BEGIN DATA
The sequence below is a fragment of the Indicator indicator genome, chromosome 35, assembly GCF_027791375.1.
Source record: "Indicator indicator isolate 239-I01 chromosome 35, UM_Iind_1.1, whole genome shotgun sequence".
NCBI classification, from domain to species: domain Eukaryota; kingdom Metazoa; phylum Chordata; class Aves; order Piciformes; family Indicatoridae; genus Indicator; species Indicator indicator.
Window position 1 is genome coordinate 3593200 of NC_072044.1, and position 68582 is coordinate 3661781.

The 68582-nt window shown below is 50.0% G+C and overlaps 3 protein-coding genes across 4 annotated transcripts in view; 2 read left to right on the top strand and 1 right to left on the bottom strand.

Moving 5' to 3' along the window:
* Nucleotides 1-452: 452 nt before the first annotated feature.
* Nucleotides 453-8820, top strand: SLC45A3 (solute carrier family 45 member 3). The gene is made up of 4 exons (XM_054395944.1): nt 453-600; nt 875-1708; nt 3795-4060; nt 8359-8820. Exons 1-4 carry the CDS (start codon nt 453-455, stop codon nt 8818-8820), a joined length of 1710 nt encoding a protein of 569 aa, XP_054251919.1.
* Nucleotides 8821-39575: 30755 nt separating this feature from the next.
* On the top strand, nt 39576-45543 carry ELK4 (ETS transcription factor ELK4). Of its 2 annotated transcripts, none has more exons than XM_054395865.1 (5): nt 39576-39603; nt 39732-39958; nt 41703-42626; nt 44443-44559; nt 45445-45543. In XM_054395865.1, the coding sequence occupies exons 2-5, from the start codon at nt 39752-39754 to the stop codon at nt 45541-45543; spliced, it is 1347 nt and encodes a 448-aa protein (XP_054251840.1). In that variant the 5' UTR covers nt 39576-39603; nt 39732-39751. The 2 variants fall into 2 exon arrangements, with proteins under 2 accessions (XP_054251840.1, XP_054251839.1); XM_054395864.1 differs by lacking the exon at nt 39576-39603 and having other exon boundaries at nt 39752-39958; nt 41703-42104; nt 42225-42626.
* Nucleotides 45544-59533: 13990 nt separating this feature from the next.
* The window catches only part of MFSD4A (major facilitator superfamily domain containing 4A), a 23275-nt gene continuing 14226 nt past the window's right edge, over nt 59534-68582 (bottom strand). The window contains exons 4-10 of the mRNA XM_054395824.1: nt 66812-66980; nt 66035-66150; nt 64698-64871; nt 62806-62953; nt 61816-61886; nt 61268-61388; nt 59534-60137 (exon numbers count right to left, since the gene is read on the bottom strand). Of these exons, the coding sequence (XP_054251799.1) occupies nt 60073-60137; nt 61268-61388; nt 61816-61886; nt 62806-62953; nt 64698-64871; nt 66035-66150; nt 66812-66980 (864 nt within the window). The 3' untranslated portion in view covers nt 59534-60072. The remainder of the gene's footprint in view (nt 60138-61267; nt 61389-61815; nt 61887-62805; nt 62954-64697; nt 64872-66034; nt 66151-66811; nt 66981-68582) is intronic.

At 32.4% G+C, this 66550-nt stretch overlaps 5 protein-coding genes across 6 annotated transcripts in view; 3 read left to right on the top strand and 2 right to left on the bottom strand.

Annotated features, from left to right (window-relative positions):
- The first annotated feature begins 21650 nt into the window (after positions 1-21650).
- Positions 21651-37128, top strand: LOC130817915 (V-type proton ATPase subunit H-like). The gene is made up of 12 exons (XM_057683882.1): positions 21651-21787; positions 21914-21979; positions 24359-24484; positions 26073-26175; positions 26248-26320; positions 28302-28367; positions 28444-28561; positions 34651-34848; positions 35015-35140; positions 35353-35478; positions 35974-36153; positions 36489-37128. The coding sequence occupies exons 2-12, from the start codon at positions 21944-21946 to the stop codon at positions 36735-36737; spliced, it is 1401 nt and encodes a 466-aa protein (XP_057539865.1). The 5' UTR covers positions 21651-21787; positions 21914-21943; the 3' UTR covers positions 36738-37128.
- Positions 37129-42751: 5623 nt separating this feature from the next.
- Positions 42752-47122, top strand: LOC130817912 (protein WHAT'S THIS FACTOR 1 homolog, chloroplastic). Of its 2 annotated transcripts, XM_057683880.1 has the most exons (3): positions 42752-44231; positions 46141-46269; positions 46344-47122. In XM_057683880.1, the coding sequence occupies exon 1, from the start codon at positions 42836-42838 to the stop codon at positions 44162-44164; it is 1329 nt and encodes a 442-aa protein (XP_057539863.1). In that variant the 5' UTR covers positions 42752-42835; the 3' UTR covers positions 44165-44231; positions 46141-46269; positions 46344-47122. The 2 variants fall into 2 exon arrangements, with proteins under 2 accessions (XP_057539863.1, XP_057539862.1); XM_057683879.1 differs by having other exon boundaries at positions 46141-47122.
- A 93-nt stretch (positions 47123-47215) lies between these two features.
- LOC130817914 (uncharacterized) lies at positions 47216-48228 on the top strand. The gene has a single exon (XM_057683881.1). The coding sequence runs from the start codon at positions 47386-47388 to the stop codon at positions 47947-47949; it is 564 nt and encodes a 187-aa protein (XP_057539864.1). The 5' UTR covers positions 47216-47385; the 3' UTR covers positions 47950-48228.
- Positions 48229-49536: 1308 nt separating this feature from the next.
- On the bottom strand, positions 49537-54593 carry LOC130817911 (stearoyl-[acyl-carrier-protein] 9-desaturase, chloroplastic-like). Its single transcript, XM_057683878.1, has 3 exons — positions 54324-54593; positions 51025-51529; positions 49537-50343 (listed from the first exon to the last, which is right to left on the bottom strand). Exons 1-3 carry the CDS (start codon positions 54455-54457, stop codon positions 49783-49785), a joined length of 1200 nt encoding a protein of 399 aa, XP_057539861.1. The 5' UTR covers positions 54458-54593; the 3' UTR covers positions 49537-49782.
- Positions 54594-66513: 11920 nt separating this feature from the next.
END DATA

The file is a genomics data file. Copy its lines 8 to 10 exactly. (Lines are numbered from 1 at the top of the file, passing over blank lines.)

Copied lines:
* Nucleotides 453-8820, top strand: SLC45A3 (solute carrier family 45 member 3). The gene is made up of 4 exons (XM_054395944.1): nt 453-600; nt 875-1708; nt 3795-4060; nt 8359-8820. Exons 1-4 carry the CDS (start codon nt 453-455, stop codon nt 8818-8820), a joined length of 1710 nt encoding a protein of 569 aa, XP_054251919.1.
* Nucleotides 8821-39575: 30755 nt separating this feature from the next.
* On the top strand, nt 39576-45543 carry ELK4 (ETS transcription factor ELK4). Of its 2 annotated transcripts, none has more exons than XM_054395865.1 (5): nt 39576-39603; nt 39732-39958; nt 41703-42626; nt 44443-44559; nt 45445-45543. In XM_054395865.1, the coding sequence occupies exons 2-5, from the start codon at nt 39752-39754 to the stop codon at nt 45541-45543; spliced, it is 1347 nt and encodes a 448-aa protein (XP_054251840.1). In that variant the 5' UTR covers nt 39576-39603; nt 39732-39751. The 2 variants fall into 2 exon arrangements, with proteins under 2 accessions (XP_054251840.1, XP_054251839.1); XM_054395864.1 differs by lacking the exon at nt 39576-39603 and having other exon boundaries at nt 39752-39958; nt 41703-42104; nt 42225-42626.